Always remember:

If a rule prevents you from improving or maintaining Wikipedia, ignore it.

Kurtis (talk) 05:05, 23 July 2014 (UTC)

Statement by Neotarf (uninvolved)

Not so fast.

While ArbCom has fiddled with its Latin, ANI has burned, and Wikipedia has lost yet another admin, based on the comments of arbitrators that have been made here so far.

In view of the above development, if you can wait 12 hours or so, I will attempt a Cliff's Notes version. In the meantime I would have to say, much as it pains me to do so, that Sandstein is right, and that Andy did violate the letter of his ban, if not the spirit. If you want to see the difference between an image box and an info box, see the Merkel images at "Infoboxes: After the war" and the difference in treatment between the German Wikipedia and the English Wikipedia. —Neotarf (talk) 13:50, 27 July 2014 (UTC)

I've been trying to focus on what it is that bothers me so much about this.

Nikkimaria, who has just now resigned as an admin, has been around the infobox subject for a long time. When other users decided it was pointless to stick around and try to edit classical music/opera/composers articles because of the Infobox Wars, Nikkimaria stuck it out, and tried to resolve the issues that had driven the other editors away. My impression is that Nikkimaria has acted a bit like Fram did in the Richard Farmbrough case.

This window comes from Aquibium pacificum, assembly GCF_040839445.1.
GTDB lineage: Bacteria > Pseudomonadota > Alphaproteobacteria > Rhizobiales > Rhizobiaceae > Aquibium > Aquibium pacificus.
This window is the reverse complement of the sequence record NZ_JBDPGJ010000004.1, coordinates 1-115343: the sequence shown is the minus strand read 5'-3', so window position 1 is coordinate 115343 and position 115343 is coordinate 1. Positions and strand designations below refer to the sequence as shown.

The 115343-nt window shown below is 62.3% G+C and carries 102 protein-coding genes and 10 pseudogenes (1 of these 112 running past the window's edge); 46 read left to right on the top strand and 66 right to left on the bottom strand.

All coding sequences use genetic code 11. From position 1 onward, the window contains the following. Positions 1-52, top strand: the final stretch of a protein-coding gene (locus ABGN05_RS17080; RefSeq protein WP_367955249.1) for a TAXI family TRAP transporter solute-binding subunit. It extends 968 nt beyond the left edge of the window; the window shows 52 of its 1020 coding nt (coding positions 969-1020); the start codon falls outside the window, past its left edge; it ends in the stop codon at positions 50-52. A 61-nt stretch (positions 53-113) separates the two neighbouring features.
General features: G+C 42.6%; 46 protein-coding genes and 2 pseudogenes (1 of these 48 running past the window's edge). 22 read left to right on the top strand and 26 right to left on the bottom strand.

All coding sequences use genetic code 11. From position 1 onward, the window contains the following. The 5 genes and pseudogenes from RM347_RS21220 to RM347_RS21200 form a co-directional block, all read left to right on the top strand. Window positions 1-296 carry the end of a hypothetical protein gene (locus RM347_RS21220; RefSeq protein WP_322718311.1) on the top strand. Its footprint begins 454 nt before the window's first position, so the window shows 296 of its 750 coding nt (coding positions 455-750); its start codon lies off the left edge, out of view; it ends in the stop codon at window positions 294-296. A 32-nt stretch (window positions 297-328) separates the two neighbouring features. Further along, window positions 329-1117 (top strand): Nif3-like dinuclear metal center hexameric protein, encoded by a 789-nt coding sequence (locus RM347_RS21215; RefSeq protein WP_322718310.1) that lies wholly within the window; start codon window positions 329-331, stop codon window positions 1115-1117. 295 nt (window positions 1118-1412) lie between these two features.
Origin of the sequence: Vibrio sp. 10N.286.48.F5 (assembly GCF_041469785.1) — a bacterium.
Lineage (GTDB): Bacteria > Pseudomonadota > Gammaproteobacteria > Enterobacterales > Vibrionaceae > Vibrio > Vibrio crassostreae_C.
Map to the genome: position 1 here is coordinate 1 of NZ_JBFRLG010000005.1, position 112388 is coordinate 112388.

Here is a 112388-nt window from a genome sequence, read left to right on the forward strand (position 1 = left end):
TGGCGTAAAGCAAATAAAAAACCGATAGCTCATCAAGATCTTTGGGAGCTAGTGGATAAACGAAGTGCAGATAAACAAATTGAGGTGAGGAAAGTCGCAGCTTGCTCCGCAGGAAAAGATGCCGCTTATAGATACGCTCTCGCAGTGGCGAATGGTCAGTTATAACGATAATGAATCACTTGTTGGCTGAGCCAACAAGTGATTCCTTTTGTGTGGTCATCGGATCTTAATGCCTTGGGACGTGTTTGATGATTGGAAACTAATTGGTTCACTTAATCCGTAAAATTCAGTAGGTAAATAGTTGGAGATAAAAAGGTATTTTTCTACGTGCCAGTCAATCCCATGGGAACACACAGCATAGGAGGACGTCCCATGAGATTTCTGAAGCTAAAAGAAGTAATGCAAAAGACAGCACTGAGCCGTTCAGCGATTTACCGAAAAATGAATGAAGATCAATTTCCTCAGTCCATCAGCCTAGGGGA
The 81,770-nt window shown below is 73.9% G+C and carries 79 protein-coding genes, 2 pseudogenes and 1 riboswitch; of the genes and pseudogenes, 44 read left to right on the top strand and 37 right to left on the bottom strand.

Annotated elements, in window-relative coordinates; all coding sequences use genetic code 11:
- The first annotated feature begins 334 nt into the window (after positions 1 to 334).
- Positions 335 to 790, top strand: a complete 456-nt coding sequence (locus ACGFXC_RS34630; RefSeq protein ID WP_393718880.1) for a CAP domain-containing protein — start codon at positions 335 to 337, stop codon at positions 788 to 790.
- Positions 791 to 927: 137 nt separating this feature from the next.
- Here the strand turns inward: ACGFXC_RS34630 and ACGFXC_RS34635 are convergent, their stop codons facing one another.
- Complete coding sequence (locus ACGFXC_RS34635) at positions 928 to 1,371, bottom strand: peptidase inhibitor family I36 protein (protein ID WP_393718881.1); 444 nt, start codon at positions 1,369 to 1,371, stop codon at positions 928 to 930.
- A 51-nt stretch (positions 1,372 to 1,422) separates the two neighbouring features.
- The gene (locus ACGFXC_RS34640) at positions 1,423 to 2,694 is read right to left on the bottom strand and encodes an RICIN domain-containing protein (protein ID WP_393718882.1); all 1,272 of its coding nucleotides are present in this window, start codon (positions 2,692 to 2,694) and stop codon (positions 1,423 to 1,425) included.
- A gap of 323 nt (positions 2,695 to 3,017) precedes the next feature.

One of the recommendations that came out of the ArbCom case was that a community discussion be held. This has not been done.

Instead, it seems like the individuals who styled themselves as "pro-infobox" have decided to go after individuals they view as having opposed them in the ArbCom case. If you look at the diffs that were presented in the ANI proposal to topic-ban Nikkimaria, some of the diffs were more than a year old, predating even the ArbCom Infoboxes case. Others had nothing whatsoever to do with infoboxes, but involved some dispute about edit summaries. This whole Nikkimaria topic-ban proposal is starting to look like "He pulls a knife, you pull a gun. He sends one of yours to the hospital, you send one of his to the morgue!"

But there really is no "pro-infobox" faction. Nobody is against infoboxes. Some have said that many current boxes are not fit for purpose because of poor design. Yet the main argument for supporting the proposed topic ban for Nikkimaria was "I like infoboxes". This conflict is starting to damage the Wikipedia again. It is time to move to the more formal community discussion recommended in the case decision, but I have no idea how to jump-start it. A lot of ideas are at the "Infoboxes: After the war". There are more rationales and background at the talk page for the case decision, if anyone cares to wade through that morass.